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Coordinated Breathing in Bottlenose Dolphins (Tursiops truncatus) as Cooperation: Integrating Proximate and Ultimate Explanations

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  • Amir Perelberg
  • Richard Schuster
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    Abstract

    In this study, coordinated breathing was studied in 13 common bottlenose dolphins because of its links with spontaneous coordinated behaviors (e.g., swimming, foraging, and playing). A strong link was shown between dyadic coordination levels and age/sex categories when both association patterns and spatial formation are considered. This is consistent with a significant influence of social relationships on cooperating and contrasts with an economic perspective based on immediate material outcomes alone. This cooperation bias is explained by linking proximate processes that evoke performance with ultimate evolutionary processes driven by long-term adaptive outcomes. Proximate processes can include 2 kinds of immediate outcomes: material reinforcements and affective states associated with acts of cooperating that can provide positive reinforcement regardless of immediate material benefits (e.g., when there is a time lag between cooperative acts and material outcomes). Affective states can then be adaptive by strengthening social relationships that lead to eventual gains in fitness.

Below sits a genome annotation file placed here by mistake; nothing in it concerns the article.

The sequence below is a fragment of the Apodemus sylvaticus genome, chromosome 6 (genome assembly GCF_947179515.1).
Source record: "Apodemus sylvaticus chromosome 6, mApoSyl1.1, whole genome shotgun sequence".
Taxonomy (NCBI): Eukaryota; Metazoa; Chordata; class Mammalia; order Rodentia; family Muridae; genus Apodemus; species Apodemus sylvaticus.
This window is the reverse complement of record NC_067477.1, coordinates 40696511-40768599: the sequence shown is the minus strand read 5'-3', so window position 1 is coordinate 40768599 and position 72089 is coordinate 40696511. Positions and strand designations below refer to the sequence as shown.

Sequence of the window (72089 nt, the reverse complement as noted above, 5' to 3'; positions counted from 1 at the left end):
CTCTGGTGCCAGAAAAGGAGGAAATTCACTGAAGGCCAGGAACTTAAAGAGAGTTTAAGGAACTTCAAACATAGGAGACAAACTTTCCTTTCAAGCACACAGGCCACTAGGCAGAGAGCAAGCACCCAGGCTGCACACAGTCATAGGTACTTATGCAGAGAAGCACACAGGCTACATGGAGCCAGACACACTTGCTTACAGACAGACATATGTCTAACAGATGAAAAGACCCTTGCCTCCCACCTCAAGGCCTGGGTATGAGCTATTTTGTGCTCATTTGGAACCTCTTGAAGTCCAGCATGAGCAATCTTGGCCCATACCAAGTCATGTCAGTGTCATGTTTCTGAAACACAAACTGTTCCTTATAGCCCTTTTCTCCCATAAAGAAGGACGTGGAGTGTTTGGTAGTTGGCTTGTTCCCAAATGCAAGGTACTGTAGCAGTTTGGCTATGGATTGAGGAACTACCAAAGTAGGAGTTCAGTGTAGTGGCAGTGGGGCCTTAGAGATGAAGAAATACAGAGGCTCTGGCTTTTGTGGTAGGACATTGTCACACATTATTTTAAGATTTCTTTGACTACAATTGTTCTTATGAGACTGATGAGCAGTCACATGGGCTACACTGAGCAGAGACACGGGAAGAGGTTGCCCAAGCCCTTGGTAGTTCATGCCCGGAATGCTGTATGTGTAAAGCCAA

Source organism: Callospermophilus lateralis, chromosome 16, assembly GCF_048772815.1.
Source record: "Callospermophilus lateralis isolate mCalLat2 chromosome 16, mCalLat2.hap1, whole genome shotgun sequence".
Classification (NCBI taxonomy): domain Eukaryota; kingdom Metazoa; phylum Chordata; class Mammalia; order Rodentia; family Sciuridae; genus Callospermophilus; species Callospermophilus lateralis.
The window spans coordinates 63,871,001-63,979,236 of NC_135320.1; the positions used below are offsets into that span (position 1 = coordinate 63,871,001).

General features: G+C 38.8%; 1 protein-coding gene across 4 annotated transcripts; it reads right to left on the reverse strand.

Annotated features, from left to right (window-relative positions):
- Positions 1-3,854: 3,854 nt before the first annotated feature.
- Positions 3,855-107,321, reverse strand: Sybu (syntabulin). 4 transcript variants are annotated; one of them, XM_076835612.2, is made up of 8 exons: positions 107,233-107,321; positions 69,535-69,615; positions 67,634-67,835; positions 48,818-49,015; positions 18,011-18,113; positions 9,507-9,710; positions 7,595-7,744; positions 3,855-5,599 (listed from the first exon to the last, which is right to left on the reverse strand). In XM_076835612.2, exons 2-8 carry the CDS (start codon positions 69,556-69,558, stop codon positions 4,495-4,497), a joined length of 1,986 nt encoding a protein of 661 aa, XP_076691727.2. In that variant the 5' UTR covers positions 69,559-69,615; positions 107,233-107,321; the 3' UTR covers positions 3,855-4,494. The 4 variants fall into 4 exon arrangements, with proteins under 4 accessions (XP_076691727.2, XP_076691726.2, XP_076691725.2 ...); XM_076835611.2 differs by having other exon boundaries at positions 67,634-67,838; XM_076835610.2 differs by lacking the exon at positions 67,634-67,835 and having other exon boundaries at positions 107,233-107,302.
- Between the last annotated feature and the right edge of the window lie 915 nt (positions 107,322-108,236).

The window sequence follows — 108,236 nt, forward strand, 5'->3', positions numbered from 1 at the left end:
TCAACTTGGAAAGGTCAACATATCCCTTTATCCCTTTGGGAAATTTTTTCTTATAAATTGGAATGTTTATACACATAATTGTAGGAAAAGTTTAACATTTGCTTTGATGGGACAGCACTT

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    File URL: http://ratio.huji.ac.il/sites/default/files/publications/dp507.pdf
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    Bibliographic Info

    Paper provided by The Center for the Study of Rationality, Hebrew University, Jerusalem in its series Discussion Paper Series with number dp507.

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    Length: 13 pages
    Date of creation: Mar 2009
    Date of revision:
    Handle: RePEc:huj:dispap:dp507

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    1. Dawes, Robyn M & Thaler, Richard H, 1988. "Anomalies: Cooperation," Journal of Economic Perspectives, American Economic Association, vol. 2(3), pages 187-97, Summer.
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